The host frowned at the apparent departure from the officially approved line of thought and passed to the commander-in-chief. However, the next expert also agrees with Shakhnazarov. Semyon Bagdasarov, a Russian Middle East expert, is emphatic: “We haven’t even felt the impact of the sanctions… We need to be ready for total isolation. I don’t panic, just call things by their own names.”

Soloviev angrily interrupted: “Gotcha. We should just lie down and die.”

Bagdasarov continued: “Now it is about Ukraine. I agree with Karen. We had experience before sending troops in, destroying military infrastructure and leaving. I think our army has accomplished its mission of demilitarizing the country by destroying most of their military facilities… To restore their army they will need at least 10 year … Let the Ukrainians carry out this demilitarization on their own. We can’t do it for them… As for their neutrality, yes, we should remove it from them, and that’s it. We don’t have to stay there longer than necessary… Do we need to move into another, but even worse, Afghanistan? There are more people and they are more advanced in handling weapons. We don’t need that. Enough is enough… As for sanctions, the world has never seen such massive sanctions.”

Dmitry Abzalov, director of the Center for Strategic Communications, points out that while energy prices will go up for most of the Western world, it will not ease the pain for Russians: “We are still will be the terminal people affected, and something incomparable, although other countries will also bear some losses. We’ll all go to hell together – except maybe China – but going to hell with the French or the Germans won’t make our people feel any better. ” Abzalov argues that after seizing more territories in eastern Ukraine, Russia should avoid it, believing that all Western companies that suspend operations in Russia will then rush back. about toxicity, not just sanctions… It will go away when the situation stabilizes.”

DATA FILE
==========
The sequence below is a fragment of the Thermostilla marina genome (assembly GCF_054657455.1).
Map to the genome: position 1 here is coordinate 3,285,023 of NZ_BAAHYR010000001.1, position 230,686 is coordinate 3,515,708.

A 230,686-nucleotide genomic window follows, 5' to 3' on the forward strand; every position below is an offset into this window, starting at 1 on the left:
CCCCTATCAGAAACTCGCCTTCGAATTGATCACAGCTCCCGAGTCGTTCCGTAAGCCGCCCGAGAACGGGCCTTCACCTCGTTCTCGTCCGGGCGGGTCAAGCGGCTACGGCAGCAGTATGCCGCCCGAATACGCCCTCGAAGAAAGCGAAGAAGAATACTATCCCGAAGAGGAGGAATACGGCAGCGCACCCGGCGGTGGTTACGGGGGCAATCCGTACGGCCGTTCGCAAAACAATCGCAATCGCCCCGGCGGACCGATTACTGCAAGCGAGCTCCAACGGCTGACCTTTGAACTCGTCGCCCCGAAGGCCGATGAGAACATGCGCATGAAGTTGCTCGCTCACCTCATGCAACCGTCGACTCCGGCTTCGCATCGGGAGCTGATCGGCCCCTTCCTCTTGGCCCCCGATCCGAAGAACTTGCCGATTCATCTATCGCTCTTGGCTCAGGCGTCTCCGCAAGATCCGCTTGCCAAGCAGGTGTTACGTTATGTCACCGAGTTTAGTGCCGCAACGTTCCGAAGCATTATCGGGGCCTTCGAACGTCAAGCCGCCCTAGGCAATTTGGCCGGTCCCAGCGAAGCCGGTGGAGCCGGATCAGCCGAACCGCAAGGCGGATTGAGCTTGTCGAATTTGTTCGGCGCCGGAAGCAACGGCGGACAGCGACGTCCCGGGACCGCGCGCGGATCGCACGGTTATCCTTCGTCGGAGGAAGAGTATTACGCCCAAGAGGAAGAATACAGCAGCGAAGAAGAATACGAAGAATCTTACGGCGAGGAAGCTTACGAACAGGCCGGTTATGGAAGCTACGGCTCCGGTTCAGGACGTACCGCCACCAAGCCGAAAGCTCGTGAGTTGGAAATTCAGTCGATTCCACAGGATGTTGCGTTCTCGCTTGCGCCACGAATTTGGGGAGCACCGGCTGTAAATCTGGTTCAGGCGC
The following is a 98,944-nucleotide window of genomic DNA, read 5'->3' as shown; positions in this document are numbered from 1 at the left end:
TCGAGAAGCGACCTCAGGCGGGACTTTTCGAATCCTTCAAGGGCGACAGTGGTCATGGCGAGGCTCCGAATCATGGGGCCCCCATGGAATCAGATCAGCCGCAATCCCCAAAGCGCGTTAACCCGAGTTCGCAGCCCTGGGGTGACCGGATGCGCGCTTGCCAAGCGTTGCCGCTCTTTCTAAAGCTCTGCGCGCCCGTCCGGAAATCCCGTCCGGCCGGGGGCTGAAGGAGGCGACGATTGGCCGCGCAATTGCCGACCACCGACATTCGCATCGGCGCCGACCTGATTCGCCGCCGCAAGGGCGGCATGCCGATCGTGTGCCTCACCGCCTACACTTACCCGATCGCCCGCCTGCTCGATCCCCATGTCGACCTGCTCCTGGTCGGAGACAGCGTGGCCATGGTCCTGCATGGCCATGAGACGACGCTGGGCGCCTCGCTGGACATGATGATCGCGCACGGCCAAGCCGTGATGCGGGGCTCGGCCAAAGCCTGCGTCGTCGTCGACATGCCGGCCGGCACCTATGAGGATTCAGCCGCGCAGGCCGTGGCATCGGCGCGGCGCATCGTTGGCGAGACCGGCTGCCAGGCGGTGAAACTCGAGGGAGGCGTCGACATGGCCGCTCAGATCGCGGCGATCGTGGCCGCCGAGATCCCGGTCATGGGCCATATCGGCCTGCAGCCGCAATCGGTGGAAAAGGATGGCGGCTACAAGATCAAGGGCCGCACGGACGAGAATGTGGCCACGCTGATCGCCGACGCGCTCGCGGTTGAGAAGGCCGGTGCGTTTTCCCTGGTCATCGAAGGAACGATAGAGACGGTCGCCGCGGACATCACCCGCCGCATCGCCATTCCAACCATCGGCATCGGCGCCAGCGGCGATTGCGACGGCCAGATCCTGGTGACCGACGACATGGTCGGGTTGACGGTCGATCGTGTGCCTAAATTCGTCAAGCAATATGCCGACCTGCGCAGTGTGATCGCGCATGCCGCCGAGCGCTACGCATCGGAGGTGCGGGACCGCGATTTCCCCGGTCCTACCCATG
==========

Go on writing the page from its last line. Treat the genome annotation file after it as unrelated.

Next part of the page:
Before the invasion of Ukraine, state television experts predicted that Russia could get through it in minutes or days. Stunned by the fierce resistance of the Ukrainians, Soloviev described them as “the second largest army in Europe, after ours, prepared for eight years and equipped with everything you can get your hands on. imaginable”.

Soloviev added: “This is a terrifying war being waged against us by the US.”

To lighten the mood in the studio, the host used one of the entertainment of many Kremlin propagandists: play a different game Fox News clip of Tucker Carlson and his frequent guest Ret. Colonel Doug Macgregor. In the translated video, Macgregor predicted Russia’s easy military victory over Ukraine and total invincibility against Western sanctions. Soloviev sighed and smiled: “He is a lot more optimistic than my previous professionals in the studio.”

https://www.thedailybeast.com/even-russias-state-tv-admits-ukraine-disaster-has-putin-in-trouble?source=articles&via=rss Even Russian state TV is begging Putin to stop the war

Russell Falcon

Russell Falcon is a Interreviewed U.S. News Reporter based in London. His focus is on U.S. politics and the environment. He has covered climate change extensively, as well as healthcare and crime. Russell Falcon joined Interreviewed in 2023 from the Daily Express and previously worked for Chemist and Druggist and the Jewish Chronicle. He is a graduate of Cambridge University. Languages: English. You can get in touch with me by emailing: russellfalcon@interreviewed.com.